Upper and Lower Extremity Reconstruction

Limb salvage refers to surgery that restores and reconstructs upper and lower limb injuries following trauma, infection, or cancer. Frequently, these can be acute or chronic injuries that limit walking, cause chronic pain, or affect quality of life. 

The goal of limb salvage is to preserve the best possible function and appearance of the affected limb in an effort to avoid partial or complete amputation. 

The Plastic and Reconstructive Clinic at the University of Colorado Hospital is a multidisciplinary program that integrates plastic surgery, orthopedic surgery, and vascular surgery to achieve the best functional outcomes. We offer particular expertise in treating the following problems:

  • unstable scar and chronic wounds
  • scar contracture (occurs when scar tissue from a large wound pulls the skin tightly, restricting the natural movement of muscles and tendons)
  • tendon exposure
  • bone or fracture non-union (failure of a broken bone to heal on its own)
  • osteomyelitis (bone infection)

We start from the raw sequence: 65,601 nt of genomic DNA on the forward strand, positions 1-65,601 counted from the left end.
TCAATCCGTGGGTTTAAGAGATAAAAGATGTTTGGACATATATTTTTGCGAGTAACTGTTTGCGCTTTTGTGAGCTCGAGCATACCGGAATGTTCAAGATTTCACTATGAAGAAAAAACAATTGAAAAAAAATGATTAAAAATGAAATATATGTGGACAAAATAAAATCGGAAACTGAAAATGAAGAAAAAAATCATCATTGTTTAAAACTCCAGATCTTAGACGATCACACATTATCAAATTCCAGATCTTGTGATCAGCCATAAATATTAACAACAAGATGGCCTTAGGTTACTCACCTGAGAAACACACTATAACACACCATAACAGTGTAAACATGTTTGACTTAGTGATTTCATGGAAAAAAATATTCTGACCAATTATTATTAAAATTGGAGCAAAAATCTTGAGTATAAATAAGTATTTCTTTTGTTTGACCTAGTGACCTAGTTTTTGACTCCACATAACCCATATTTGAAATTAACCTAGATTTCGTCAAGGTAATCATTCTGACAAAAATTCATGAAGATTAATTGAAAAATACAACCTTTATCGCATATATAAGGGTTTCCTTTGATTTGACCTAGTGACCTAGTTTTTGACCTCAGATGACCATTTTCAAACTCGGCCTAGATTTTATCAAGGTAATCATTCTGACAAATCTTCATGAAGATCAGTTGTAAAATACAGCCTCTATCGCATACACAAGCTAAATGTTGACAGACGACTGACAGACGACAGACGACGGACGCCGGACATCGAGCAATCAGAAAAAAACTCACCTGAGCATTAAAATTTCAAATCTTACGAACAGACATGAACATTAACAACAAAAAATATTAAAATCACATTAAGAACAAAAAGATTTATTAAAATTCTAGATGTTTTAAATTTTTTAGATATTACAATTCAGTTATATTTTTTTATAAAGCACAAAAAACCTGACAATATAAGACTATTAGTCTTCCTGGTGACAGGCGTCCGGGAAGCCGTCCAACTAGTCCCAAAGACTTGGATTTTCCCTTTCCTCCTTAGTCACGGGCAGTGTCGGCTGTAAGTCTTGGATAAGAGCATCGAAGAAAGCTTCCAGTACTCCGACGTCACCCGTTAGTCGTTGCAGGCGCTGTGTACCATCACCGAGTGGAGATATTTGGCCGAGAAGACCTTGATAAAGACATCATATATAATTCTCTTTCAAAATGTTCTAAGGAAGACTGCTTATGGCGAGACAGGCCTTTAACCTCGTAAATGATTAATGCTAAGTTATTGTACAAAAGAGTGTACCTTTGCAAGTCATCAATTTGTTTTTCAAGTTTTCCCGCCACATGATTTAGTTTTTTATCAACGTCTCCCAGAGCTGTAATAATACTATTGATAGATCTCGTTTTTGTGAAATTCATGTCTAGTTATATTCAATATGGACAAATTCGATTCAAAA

• targeted muscle reinnervation (treatment for chronic extremity or phantom pain following injury or amputation)

Our treatments and surgeries are protocol driven, which increases the reliability of clinical decision making and allows necessary tests to be ordered in a timely manner. We offer the most advanced techniques to provide stable wound closure and optimal healing:

  • comprehensive wound care center
  • nerve surgery (improves function and decreases pain through nerve transfers, nerve decompression, or neuroma excision)
  • biologic matrices (functions as artificial skin, which helps improve the health of the wound or allow for coverage)
  • skin grafts (a thin layer of skin is used to cover superficial wounds)
  • flaps:
    • local flaps (utilizes local tissue with their blood supply--including skin, muscle, or bone--to close and reconstruct a wound)
    • free flaps (utilizes the operating room microscope to move a piece of tissue with its blood supply and nerves--typically tissue from the thigh called the 'anterolateral thigh flap'--and reconnect the vessels nearer the wound to bring healthy tissue for wound closure and coverage)


CU Anschutz

Academic Office One

12631 East 17th Avenue

Room: 6111

Aurora, CO 80045


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